It's not "Libertas's call for a no vote" and to claim that no voters are supporting Libertas in any way brings you instantly down to the level of the Yes side in terms of honesty. The Libertas Institute has seven members, five of whom call one of the others 'boss'. There are organisations comprising tens of thousands, with broad and deep roots in Irish society also calling for a no vote, entirely independetly of Libertas.

Indeed, IMHO, by aligning yourself with this organisation, you are actively participating in the dragging of democratic principles further than they have already sunk into the gutter. I mean Fianna Fail may be little more than a club for opportunistic business types, but at least it contains some facility for members to change policy, replace leaders, ignore their instructions and so on. To all appearances, none of this exists in Libertas, an organisation structured according to the dictatorial model of decision making that is embedded in the corporate structure that they have adopted.

Why are you supporting an organisation that is so undemocratic and untransparent that it makes the EU look like Pericles' Athens?

If you think democracy is a good thing, then why are you helping to promote the one anti-EU organisation which amounts to little more than a man with lots money to spend and his employees, an organisation which already receives a ludicrously disproportionate amount of attention based, purely upon the size of its PR and advertising budgets?

Can't you see that uncritical acceptance of the leadership of an organisation which is singularly undemocratic and based almost entirely on a single man's access to money is not exactly the best plan for somebody who would like more democracy?

Seinfeld said

chekov wrote:
A project, moreover, whose contours are almost completely unknown to the public and whose basic shape is such that it would be opposed by a large majority of Europe's population if they knew much about it.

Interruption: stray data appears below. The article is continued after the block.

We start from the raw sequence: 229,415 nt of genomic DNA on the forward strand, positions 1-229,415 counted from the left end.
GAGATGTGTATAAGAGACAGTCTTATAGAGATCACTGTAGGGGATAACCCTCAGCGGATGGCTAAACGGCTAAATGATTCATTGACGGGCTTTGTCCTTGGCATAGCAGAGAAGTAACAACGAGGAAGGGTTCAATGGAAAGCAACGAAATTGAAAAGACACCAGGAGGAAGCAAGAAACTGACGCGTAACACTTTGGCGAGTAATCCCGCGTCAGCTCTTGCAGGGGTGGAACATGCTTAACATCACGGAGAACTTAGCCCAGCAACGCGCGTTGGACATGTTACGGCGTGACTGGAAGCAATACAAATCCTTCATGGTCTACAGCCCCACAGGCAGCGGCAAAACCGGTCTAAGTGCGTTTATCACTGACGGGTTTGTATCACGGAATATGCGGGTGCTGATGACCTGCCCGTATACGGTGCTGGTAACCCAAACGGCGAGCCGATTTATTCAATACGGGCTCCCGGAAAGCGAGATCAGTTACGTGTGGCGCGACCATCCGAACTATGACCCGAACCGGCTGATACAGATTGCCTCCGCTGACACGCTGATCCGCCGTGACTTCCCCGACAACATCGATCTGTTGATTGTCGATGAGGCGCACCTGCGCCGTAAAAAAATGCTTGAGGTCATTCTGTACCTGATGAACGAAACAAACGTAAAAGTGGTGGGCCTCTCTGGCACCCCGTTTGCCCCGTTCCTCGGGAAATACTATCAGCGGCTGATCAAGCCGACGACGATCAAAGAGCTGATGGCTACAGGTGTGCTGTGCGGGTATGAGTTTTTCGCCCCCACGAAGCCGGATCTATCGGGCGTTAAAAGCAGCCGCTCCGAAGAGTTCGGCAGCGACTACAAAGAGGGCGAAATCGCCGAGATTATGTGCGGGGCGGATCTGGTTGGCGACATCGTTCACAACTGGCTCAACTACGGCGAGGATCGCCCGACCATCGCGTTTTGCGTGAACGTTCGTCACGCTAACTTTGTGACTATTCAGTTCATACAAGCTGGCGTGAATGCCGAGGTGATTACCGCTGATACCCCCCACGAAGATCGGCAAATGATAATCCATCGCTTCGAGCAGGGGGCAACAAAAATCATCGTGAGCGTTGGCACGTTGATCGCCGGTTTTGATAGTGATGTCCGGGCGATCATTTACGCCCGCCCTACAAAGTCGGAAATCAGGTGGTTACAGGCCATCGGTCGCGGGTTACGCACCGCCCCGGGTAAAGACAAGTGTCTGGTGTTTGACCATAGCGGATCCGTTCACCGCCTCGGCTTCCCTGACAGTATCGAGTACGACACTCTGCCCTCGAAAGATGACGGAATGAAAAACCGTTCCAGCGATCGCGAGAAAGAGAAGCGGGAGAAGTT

That's a pretty sweeping assumption given the number of EU Treaties that have been ratified by the peoples of Europe and their parliaments, and that numerous countries on the EU borders want to become members.

Clearly, only a minority know the ins and outs of the EU, but most people recognise the benefits of peace, unrestricted trade and movement of persons, a common currency and supra-national Government in policy areas where nationa boundaries are irrelevant (Environment, International Trade etc).

chekov wrote:

The lie that probably irritates me the most is the one about sovereignty. I don't actually give a shit about national sovereignty, but it irks me that the government repeatedly denies the fact that EU treaties such as Lisbon result in a dimunition of national sovereignty.

Where has this so-called 'lie' been told? The Government has said there is no dimunition of sovereignty in areas like corporation tax and on moral issues like abortion, which is true, but there has never been any denial about the extension of QMV.

chekov wrote:

There is just no possible way, in the broad lands of logic, that abrogating 'competencies' (i.e. decision making power) to a paramount supra-national body does not amount to a dimunition of national sovereignty. To even argue against this requires one to engage in semantic absurdities and attempts to redefine the meaning of a well-understood phrase. It's undignified to have to listen to such crap, but I've yet to hear anything but denials of this obvious truth from our politicians.

Clearly, you do give a shit about national sovereignty. God knows why, given

chekov wrote:
my expectations of our politicians are suitably low.
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PostSubject: Re: Europe - Do the Public Know What they Are Voting For ?   Wed May 21, 2008 2:45 am

Quote :
A project, moreover, whose contours are almost completely unknown to
the public and whose basic shape is such that it would be opposed by a
large majority of Europe's population if they knew much about it.

Something which, in my perhaps cynical view, is true of almost anything progressive. Frankly, I'd be prepared to bet that the majority of Europe's population has yet to be persuaded that discrimination against minorities is really a bad thing.

By their fruits ye shall know them. What have the fruits of the EU been? And the fruits of unfettered national sovereignty? Which tree is full of corpses?
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PostSubject: Re: Europe - Do the Public Know What they Are Voting For ?   Wed May 21, 2008 3:23 am

seinfeld wrote:
That's a pretty sweeping assumption given the number of EU Treaties that have been ratified by the peoples of Europe and their parliaments, and that numerous countries on the EU borders want to become members.
Countries aren't imbued with the ability to want stuff, governments do that. All opinion poll data from across Europe shows an enormous absence of knowledge about the most basic aspects of the EU. It's not a sweeping assumption, it's a simple statement of the conclusion that all the evidence points to.